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Transcript of doorstop interview: Canberra: 1 September 1999

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1 September 1999



I have great fears that the Labor Party is preparing a tactic to reverse the position they’ve only just taken on junior wage rates. There are press reports this morning of the Labor Party adopting a different position on junior wage rates. The ACTU yesterday, when asked to comment on the issue said “no comment”, which is surprising indeed given their strong

outbursts when the decision was made. We also have some behind the scenes information that the Labor Party is in discussions with the ACTU to see if they can recover some ground on the junior rates issue.

I find all this quite incredible given that it was part of the negotiated settlement with the Labor Party that the issue would, as a result of our agreement put the issue of junior wage rates behind us. In fact our commitment that we would take no further action on this issue was made by us because they requested that of us and we were happy to do so because we felt that the outcome was a fair and reasonable one.

We now know that the Senate is not going to deal with the issue this week. That is a very convenient ploy for the Labor Party not to confront and confirm the issue. I have no doubt that that was a reassurance given to the ACTU and that of course allows the trade union movement to continue to put the pressure on Mr Beazley. He is well known for giving way to pressure of that sort, as has been revealed in the Blewett diaries this week.

It would be an absolute outrage if Mr Beazley backed off on the position which he has publicly endorsed. He went so far as to say that the amendments that were passed in the House of Representatives were his own amendments. I don’t think there is much doubt that he is looking to see if he can find a way out of it. That might be by putting up other


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We believe that he may have had some discussions with some members of the Democrats to get them to put up amendments which would be unacceptable. The fact is that he agreed to the package last week. Every last dot, every “t” crossed, every “i” dotted and any further amendments, you know, parliamentary tricks, tactics between the Labor Party using the

Democrats opposition to junior rates would all be completely unacceptable and would be just another back down by Mr Beazley on an absolutely critical issue.

It was absolutely critical that we agreed that the matter be behind us because we wanted certainty for employers in their decisions to give young people a job. Now the issue ought to be dealt with in the Parliament this week. The Labor Party find it convenient not to have it go through the Senate this week, but it was part of the agreement that would put the whole matter behind us. So, Mr Beazley in announcing his new approach about no deals, which I find hard to believe given the fact that he done a deal with us the week before and now seems to be lining up some arrangement with the Democrats to suit his purposes in giving the ACTU something back on junior rates.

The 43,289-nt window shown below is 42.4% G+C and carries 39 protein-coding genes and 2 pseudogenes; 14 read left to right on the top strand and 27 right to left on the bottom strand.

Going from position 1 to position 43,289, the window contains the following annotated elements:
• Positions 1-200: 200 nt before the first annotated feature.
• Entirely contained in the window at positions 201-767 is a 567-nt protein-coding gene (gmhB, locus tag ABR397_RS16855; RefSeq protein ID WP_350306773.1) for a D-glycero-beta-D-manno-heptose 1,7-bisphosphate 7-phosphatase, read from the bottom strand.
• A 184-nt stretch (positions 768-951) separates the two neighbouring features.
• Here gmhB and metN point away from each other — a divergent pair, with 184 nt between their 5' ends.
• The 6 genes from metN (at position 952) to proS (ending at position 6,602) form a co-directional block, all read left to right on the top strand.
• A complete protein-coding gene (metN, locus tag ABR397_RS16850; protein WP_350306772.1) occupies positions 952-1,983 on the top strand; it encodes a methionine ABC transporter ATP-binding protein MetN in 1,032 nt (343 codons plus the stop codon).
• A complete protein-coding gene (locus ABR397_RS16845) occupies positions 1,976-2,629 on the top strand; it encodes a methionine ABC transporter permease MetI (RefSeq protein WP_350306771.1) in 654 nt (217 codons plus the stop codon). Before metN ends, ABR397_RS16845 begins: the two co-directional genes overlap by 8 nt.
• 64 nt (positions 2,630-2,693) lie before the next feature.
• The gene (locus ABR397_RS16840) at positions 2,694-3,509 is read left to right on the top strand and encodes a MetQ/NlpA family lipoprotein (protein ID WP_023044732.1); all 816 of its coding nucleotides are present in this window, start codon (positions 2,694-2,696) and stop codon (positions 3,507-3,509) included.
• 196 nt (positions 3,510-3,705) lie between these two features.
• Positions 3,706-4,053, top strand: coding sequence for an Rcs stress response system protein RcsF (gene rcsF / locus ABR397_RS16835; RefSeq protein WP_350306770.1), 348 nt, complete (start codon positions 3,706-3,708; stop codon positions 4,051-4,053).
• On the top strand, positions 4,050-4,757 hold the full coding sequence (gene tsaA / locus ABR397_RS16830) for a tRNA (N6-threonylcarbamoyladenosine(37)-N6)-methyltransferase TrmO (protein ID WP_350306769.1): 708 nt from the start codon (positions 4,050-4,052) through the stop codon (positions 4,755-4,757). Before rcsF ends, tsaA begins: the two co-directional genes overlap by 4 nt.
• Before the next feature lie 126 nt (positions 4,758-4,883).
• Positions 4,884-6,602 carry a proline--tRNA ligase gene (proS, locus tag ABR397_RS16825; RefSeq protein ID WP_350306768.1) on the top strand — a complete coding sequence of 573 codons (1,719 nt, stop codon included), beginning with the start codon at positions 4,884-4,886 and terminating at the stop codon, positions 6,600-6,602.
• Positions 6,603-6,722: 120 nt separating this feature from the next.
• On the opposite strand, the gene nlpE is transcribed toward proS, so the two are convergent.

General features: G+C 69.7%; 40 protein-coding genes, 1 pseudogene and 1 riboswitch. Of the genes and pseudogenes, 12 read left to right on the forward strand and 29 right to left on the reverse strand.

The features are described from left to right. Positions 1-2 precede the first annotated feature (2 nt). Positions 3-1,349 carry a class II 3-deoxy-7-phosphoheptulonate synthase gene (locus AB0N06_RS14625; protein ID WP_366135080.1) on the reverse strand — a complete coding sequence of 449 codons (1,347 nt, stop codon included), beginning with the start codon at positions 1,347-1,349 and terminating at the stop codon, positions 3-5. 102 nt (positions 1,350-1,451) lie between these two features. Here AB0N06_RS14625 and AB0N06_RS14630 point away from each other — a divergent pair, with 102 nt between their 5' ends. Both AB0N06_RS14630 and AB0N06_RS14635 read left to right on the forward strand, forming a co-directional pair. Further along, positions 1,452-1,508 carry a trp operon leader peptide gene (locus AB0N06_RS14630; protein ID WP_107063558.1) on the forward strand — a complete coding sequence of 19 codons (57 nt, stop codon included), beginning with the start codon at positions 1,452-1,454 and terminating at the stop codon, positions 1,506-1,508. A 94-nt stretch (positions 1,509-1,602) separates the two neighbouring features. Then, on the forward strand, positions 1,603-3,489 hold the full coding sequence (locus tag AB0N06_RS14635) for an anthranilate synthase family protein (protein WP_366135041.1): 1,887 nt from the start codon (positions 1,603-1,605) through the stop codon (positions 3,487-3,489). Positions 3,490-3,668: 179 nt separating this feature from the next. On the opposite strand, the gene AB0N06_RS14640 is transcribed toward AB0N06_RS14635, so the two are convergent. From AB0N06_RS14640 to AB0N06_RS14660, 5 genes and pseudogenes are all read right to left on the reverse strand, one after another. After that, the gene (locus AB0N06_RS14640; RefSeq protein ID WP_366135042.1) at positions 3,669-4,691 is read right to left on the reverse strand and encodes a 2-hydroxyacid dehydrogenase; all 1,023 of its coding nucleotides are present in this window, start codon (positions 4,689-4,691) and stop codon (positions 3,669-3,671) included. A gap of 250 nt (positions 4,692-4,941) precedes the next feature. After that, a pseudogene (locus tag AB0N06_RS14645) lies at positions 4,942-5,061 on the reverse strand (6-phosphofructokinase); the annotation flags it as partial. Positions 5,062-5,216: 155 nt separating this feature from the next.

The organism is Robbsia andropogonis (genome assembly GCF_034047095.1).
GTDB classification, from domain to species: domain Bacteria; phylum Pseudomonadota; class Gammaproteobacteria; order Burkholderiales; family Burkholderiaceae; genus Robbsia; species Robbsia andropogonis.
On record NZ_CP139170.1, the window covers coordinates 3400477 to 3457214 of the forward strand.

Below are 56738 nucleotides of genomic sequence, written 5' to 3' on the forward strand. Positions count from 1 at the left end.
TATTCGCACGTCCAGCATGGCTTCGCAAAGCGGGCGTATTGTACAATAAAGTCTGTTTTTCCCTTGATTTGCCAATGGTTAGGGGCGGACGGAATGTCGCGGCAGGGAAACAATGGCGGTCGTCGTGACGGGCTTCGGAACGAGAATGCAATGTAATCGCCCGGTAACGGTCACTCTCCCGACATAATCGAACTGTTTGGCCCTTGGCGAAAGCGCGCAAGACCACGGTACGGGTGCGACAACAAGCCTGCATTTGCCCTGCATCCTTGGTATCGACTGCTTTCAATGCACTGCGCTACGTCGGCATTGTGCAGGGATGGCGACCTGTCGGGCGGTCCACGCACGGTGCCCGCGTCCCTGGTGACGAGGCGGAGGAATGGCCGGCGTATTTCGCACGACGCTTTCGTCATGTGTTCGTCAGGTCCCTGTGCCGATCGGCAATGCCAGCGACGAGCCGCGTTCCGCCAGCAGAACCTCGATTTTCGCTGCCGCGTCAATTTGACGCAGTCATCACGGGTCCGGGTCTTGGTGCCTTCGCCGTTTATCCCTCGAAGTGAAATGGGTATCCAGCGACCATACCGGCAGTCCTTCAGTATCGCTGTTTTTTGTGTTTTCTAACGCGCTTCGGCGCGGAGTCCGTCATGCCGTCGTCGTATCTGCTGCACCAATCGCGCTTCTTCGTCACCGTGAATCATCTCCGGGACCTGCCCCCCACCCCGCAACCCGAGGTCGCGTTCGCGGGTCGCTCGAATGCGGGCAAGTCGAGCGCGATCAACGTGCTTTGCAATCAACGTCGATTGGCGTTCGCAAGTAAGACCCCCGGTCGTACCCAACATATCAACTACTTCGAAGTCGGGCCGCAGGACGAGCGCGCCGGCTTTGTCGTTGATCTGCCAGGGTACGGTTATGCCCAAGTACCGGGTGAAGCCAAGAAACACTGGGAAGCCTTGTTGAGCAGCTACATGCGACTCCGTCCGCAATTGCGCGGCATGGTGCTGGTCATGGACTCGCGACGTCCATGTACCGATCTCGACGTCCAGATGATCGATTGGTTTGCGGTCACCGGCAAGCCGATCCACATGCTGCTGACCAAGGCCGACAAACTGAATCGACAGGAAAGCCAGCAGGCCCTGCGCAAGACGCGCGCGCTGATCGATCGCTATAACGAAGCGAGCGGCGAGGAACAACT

It sounds like you don’t trust the Opposition, why did you do the deal in the first place?


Well, it was a fair deal and it is a good deal for young people in terms of securing their jobs or providing the prospects for jobs in the future. It was a sensible thing to do. It was the Government’s policy, that’s the reason we were prepared to let the legislation go through. It was our policy and when we can get the numbers to put our policy through of course we would support it. And of course I was happy to say that we wouldn’t be taking any further

legislative initiatives, why would we? That was our proposal and we got our proposal through.

Now we have reports that he is just going to do another back flip and this will be again evidence that for all what he says, the fact is that on these issues he’s under a hell of a lot of pressure by the ACTU. I mean it is unbelievable, extraordinary, bizarre for the ACTU yesterday when asked on the issue to say “no comment”. Well, they’ve got a hell of a lot of comments to make, but there all at Mr Beazley and the signs are that he’s starting to give way. Now that would be a disaster for jobs in this country. Australia is doing so well in creating jobs, but to now put a cloud over the future of young people is grossly irresponsible and shows you what a weak leader he is.


Mr Reith on workers entitlements your extending the coal industry fund to other miners, is that it or could it be extended even further?

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It’s extension is only to those people who have contributed to the long service leave coal industry fund, so the Merrywood people are in exactly the same position as Oakdale. For other people the fact is that there are no other funds in other industries and that is why it is important that we look at having a national scheme.


(Inaudible) workers at a meeting at ten o’clock this morning at Parliament House to say their missing 1.8 million dollars, have they got any chance of joining the Oakdale in there?


Well, the don’t have access to a fund. We are getting some further advice on that, I mean my advice is that all wages have been paid, that all annual leave entitlements can be covered, all long service leave can be covered, so, we need to get some further information about that. I mean where we can chase matters up then obviously we’re happy to do so in the way that we did with Cobar. But it simply reinforces the point that Australia needs to look at having a national scheme and that is why the Government is pushing on with the issue. It is of course H r y ■ V V : r·" something that the Labor Party was never prepared to do and we are now looking at it.

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